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          El síndrome de shock toxico estreptocócico (SSTE) se ha definido como la presencia de infección invasiva por Estreptococo del grupo A asociada a shock y falla multiorgánica. Presenta una mortalidad entre 30% y 70% de los casos según las series publicadas y se han reportado de 1 a 5 casos por 100000 habitantes. Es una infección rápidamente progresiva que afecta la piel, tejido celular subcutáneo, fascia superficial y ocasionalmente la profunda, puede producir también necrosis hística y severa toxicidad sistémica. Se presenta el caso de un paciente de 15 años de edad con cuadro clínico de 3 días de evolución previa a su hospitalización, caracterizado por dolor y signos de flogosis en fosa iliaca derecha posterior a contusión en dicha región. Presento una evolución tórpida durante sus primeros días de internación con inflamación de tejidos blandos en el lugar de la contusión y dolor asociado a fiebre, escalofríos, malestar general, náuseas, vómitos y diarrea. El dolor se intensifica, la zona de inflamación se convierte en necrótica, finalmente la enfermedad progresa hasta shock tóxico y falla multiorgánica.

          Translated abstract

          Streptococcal toxic shock syndrome (STSS) was be defined as the presence of invasive infection byA group of Estreptococcus, associated to shock and multiorganic failure. It has mortality between 30 and 70 percent according to the publicized series and has been reported from 1 to 5 cases of 100000 inhabitants. It is a rapidly progressive infection that affects the skin, subcutaneous cellular tissue, superficial fascia and occasionally deep tissue, it can also produce hystic necrosis and severe systemic toxicity. We report the case of a 15 year-old patient with three days of clinical evolution before his hospitalization characterized by pain and phlogosis signs located in right iliac fossa, secondary to contusion in the region. It had a torpid evolution during the first days in hospital with soft tissue inflammation at the site of the bruising and pain associated with fever, chills, malaise, nausea, vomiting and diarrhea. The pain intensifies, the area of inflammation becomes to necrotic zone, finally the disease progresses to toxic shock and multiorganic failure.

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          Changing epidemiology of group A streptococcal infection in the USA.

          To see whether changes in the epidemiology of group A streptococcal disease in the USA have been accompanied by a corresponding change in serotype distribution, epidemiological and M-typing and T-typing data for 5193 strains sent to the Centers for Disease Control, Atlanta, between 1972 and 1988 were analysed. The proportions of M-types 1, 3, and 18 increased significantly during the study period. These M-types were more likely to be invasive, to cause fatal infection, and to occur in a cluster of infections than were other types. By contrast, the proportions of M-types 4 and 12 decreased; they were less invasive and were less likely to be found in clusters than were other types. These data suggest that changes in the epidemiology of group A streptococcal disease may be related to changes in the distribution of M-types causing infection.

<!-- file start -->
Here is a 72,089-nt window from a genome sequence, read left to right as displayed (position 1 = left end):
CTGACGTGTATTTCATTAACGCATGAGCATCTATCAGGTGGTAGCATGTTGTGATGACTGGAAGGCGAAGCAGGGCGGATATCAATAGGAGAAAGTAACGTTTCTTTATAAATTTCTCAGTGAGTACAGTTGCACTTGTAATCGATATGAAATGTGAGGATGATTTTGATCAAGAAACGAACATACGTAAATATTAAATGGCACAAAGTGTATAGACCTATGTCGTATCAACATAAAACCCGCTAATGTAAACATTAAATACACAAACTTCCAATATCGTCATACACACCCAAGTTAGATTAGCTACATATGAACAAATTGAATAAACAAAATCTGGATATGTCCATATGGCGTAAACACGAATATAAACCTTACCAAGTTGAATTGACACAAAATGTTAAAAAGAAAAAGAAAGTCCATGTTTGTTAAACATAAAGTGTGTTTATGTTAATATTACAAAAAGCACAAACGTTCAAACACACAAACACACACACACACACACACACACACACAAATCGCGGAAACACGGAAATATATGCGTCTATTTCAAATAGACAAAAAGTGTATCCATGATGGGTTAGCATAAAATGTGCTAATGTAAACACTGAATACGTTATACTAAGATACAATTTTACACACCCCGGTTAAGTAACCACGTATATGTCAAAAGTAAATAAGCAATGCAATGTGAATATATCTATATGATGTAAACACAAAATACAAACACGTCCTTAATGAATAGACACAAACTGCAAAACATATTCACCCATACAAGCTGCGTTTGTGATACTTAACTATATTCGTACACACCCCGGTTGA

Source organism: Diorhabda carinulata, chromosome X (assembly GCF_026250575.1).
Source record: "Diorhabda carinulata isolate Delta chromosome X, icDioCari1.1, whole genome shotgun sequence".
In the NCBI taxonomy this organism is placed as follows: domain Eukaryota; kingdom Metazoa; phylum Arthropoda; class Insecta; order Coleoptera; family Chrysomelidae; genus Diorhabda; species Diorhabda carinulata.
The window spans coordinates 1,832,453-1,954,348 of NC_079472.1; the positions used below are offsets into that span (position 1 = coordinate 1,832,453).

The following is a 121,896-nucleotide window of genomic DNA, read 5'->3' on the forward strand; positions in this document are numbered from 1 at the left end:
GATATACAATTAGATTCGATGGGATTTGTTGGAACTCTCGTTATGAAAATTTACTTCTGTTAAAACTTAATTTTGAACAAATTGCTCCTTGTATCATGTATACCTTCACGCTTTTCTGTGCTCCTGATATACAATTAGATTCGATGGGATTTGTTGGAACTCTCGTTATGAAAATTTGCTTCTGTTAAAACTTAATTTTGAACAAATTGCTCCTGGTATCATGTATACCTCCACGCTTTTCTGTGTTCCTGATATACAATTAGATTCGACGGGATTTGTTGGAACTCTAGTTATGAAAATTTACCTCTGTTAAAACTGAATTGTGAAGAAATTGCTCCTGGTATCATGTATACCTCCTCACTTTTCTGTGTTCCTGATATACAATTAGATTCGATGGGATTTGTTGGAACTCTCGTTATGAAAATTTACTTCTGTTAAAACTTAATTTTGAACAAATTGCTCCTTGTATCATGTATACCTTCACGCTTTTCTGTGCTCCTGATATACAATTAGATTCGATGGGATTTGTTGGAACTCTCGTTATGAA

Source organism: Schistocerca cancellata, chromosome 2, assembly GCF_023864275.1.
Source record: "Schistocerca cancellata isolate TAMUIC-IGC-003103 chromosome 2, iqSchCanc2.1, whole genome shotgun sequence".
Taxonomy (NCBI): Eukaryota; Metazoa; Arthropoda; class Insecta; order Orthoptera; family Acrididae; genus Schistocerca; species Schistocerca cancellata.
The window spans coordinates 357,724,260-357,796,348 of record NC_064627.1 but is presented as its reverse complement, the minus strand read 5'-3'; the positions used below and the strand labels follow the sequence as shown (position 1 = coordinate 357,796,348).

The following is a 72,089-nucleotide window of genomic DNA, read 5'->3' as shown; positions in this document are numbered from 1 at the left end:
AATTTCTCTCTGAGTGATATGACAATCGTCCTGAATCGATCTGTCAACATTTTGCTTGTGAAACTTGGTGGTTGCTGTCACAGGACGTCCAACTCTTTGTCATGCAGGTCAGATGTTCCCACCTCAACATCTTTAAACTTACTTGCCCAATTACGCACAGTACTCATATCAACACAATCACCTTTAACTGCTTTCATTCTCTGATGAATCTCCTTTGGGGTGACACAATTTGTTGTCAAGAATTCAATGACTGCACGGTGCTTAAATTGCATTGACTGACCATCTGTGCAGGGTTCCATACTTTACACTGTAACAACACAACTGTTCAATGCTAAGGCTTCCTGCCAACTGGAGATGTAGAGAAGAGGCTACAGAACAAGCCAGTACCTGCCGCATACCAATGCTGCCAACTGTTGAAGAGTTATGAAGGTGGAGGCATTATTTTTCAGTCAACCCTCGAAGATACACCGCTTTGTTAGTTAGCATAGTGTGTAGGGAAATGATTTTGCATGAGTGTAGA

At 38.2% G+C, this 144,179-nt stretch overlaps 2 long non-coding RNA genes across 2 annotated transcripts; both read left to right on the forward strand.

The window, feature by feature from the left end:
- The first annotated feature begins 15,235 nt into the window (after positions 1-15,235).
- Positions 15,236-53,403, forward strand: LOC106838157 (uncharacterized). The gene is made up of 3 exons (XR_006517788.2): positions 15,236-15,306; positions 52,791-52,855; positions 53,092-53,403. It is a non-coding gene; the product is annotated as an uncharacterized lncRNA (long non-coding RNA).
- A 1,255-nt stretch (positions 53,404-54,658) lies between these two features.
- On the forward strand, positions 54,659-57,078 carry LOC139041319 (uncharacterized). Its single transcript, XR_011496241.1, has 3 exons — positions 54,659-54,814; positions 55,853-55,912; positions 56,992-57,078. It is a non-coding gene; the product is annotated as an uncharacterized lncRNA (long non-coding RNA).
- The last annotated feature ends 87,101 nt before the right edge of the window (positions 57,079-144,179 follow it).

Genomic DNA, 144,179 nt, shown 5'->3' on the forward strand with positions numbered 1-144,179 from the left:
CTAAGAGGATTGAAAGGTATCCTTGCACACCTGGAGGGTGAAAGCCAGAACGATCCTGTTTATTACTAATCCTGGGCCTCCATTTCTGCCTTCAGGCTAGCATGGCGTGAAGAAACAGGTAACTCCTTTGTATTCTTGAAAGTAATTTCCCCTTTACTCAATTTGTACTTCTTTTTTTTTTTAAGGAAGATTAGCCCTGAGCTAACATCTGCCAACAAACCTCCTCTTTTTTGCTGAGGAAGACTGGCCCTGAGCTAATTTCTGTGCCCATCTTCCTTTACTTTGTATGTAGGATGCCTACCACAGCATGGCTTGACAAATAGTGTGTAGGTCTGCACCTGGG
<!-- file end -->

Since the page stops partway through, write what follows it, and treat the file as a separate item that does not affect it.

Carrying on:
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            Penicillin-binding protein expression at different growth stages determines penicillin efficacy in vitro and in vivo: an explanation for the inoculum effect.

            Mechanisms to explain the "inoculum effect" have not been elucidated in gram-positive infections. A mouse model of group A streptococcal myositis was used to compare the efficacies of two beta-lactams, penicillin and ceftriaxone, and a protein synthesis inhibitor, clindamycin, at three different inoculum sizes. beta-lactams were more susceptible to inoculum effects than was clindamycin both in vivo and in vitro (P < .05). The large inocula were hypothesized to reach stationary phase of growth sooner than smaller inocula both in vitro and in vivo. The penicillin-binding protein (PBP) patterns from membrane proteins isolated from mid-log-phase and stationary-phase cultures of Streptococcus pyogenes were compared. Binding of radiolabeled penicillin by all PBPs was decreased in stationary cells; however, PBPs 1 and 4 were undetectable at 36 h. Thus, the loss of certain PBPs during stationary-phase growth in vitro may be responsible for the inoculum effect observed in vivo and may account for the failure of penicillin in both experimental and human cases of severe streptococcal infection.
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              Changing epidemiology of group A streptococcal infection in the USA


                Author and article information

                Role: ND
                Role: ND
                Revista Médica La Paz
                Rev. Méd. La Paz
                Colegio Médico de La Paz (La Paz, , Bolivia )
                : 18
                : 1
                : 33-37
                [02] orgnameHospital Militar Central orgdiv1Cirugía
                [01] orgnameHospital Militar Central joelvictorcastel@ 123456hotmail.com

                This work is licensed under a Creative Commons Attribution-NonCommercial 4.0 International License.

                : 22 March 2012
                : 12 January 2012
                Page count
                Figures: 0, Tables: 0, Equations: 0, References: 11, Pages: 5

                SciELO Bolivia

                Síndrome de shock tóxico,estreptocia,Streptococcal Toxic Syndrome,streptococus


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